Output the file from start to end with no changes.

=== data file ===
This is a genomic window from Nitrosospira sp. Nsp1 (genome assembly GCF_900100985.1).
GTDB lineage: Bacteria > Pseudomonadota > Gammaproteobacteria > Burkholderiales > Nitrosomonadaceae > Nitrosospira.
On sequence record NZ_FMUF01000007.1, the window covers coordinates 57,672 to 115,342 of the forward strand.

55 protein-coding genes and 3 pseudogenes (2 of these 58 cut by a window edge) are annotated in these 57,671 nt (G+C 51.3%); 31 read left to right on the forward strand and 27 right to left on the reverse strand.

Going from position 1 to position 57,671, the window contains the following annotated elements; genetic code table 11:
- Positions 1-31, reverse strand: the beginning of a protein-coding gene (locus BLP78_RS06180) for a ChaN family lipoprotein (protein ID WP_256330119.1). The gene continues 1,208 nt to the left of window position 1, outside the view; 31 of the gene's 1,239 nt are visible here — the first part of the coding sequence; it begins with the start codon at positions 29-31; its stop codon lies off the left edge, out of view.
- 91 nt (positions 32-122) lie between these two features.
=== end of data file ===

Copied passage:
This is a genomic window from Nitrosospira sp. Nsp1 (genome assembly GCF_900100985.1).
GTDB lineage: Bacteria > Pseudomonadota > Gammaproteobacteria > Burkholderiales > Nitrosomonadaceae > Nitrosospira.
On sequence record NZ_FMUF01000007.1, the window covers coordinates 57,672 to 115,342 of the forward strand.

55 protein-coding genes and 3 pseudogenes (2 of these 58 cut by a window edge) are annotated in these 57,671 nt (G+C 51.3%); 31 read left to right on the forward strand and 27 right to left on the reverse strand.

Going from position 1 to position 57,671, the window contains the following annotated elements; genetic code table 11:
- Positions 1-31, reverse strand: the beginning of a protein-coding gene (locus BLP78_RS06180) for a ChaN family lipoprotein (protein ID WP_256330119.1). The gene continues 1,208 nt to the left of window position 1, outside the view; 31 of the gene's 1,239 nt are visible here — the first part of the coding sequence; it begins with the start codon at positions 29-31; its stop codon lies off the left edge, out of view.
- 91 nt (positions 32-122) lie between these two features.